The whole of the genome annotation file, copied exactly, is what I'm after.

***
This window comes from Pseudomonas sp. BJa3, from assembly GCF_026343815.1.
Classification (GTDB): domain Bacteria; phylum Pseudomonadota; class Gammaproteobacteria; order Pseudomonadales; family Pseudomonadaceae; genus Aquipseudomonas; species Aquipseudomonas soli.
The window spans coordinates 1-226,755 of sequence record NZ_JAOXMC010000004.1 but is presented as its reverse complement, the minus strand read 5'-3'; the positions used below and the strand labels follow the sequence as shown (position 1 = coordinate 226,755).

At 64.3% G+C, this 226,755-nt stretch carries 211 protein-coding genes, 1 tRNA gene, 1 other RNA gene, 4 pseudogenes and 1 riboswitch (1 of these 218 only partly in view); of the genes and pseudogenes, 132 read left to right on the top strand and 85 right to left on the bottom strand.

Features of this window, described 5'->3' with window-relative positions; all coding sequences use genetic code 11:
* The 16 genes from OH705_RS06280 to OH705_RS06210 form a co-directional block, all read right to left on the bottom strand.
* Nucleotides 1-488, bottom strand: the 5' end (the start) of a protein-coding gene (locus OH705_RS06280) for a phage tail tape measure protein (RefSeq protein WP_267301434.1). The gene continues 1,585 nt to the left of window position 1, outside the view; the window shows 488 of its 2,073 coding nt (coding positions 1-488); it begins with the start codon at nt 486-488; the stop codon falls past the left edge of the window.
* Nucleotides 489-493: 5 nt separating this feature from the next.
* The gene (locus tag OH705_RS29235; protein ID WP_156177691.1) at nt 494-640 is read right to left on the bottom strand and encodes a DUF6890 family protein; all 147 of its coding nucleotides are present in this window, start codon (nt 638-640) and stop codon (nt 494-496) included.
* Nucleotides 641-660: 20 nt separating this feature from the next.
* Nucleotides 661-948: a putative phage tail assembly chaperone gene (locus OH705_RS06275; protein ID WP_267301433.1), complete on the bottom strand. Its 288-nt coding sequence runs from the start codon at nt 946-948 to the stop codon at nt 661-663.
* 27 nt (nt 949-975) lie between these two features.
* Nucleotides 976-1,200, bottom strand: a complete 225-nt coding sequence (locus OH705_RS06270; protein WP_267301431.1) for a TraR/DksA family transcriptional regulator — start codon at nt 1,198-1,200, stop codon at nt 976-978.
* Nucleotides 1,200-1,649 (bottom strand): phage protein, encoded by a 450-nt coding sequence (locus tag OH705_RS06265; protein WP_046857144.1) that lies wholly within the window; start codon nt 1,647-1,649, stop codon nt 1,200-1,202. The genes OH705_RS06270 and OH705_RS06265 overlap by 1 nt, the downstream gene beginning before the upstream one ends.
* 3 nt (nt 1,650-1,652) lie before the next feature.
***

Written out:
This window comes from Pseudomonas sp. BJa3, from assembly GCF_026343815.1.
Classification (GTDB): domain Bacteria; phylum Pseudomonadota; class Gammaproteobacteria; order Pseudomonadales; family Pseudomonadaceae; genus Aquipseudomonas; species Aquipseudomonas soli.
The window spans coordinates 1-226,755 of sequence record NZ_JAOXMC010000004.1 but is presented as its reverse complement, the minus strand read 5'-3'; the positions used below and the strand labels follow the sequence as shown (position 1 = coordinate 226,755).

At 64.3% G+C, this 226,755-nt stretch carries 211 protein-coding genes, 1 tRNA gene, 1 other RNA gene, 4 pseudogenes and 1 riboswitch (1 of these 218 only partly in view); of the genes and pseudogenes, 132 read left to right on the top strand and 85 right to left on the bottom strand.

Features of this window, described 5'->3' with window-relative positions; all coding sequences use genetic code 11:
* The 16 genes from OH705_RS06280 to OH705_RS06210 form a co-directional block, all read right to left on the bottom strand.
* Nucleotides 1-488, bottom strand: the 5' end (the start) of a protein-coding gene (locus OH705_RS06280) for a phage tail tape measure protein (RefSeq protein WP_267301434.1). The gene continues 1,585 nt to the left of window position 1, outside the view; the window shows 488 of its 2,073 coding nt (coding positions 1-488); it begins with the start codon at nt 486-488; the stop codon falls past the left edge of the window.
* Nucleotides 489-493: 5 nt separating this feature from the next.
* The gene (locus tag OH705_RS29235; protein ID WP_156177691.1) at nt 494-640 is read right to left on the bottom strand and encodes a DUF6890 family protein; all 147 of its coding nucleotides are present in this window, start codon (nt 638-640) and stop codon (nt 494-496) included.
* Nucleotides 641-660: 20 nt separating this feature from the next.
* Nucleotides 661-948: a putative phage tail assembly chaperone gene (locus OH705_RS06275; protein ID WP_267301433.1), complete on the bottom strand. Its 288-nt coding sequence runs from the start codon at nt 946-948 to the stop codon at nt 661-663.
* 27 nt (nt 949-975) lie between these two features.
* Nucleotides 976-1,200, bottom strand: a complete 225-nt coding sequence (locus OH705_RS06270; protein WP_267301431.1) for a TraR/DksA family transcriptional regulator — start codon at nt 1,198-1,200, stop codon at nt 976-978.
* Nucleotides 1,200-1,649 (bottom strand): phage protein, encoded by a 450-nt coding sequence (locus tag OH705_RS06265; protein WP_046857144.1) that lies wholly within the window; start codon nt 1,647-1,649, stop codon nt 1,200-1,202. The genes OH705_RS06270 and OH705_RS06265 overlap by 1 nt, the downstream gene beginning before the upstream one ends.
* 3 nt (nt 1,650-1,652) lie before the next feature.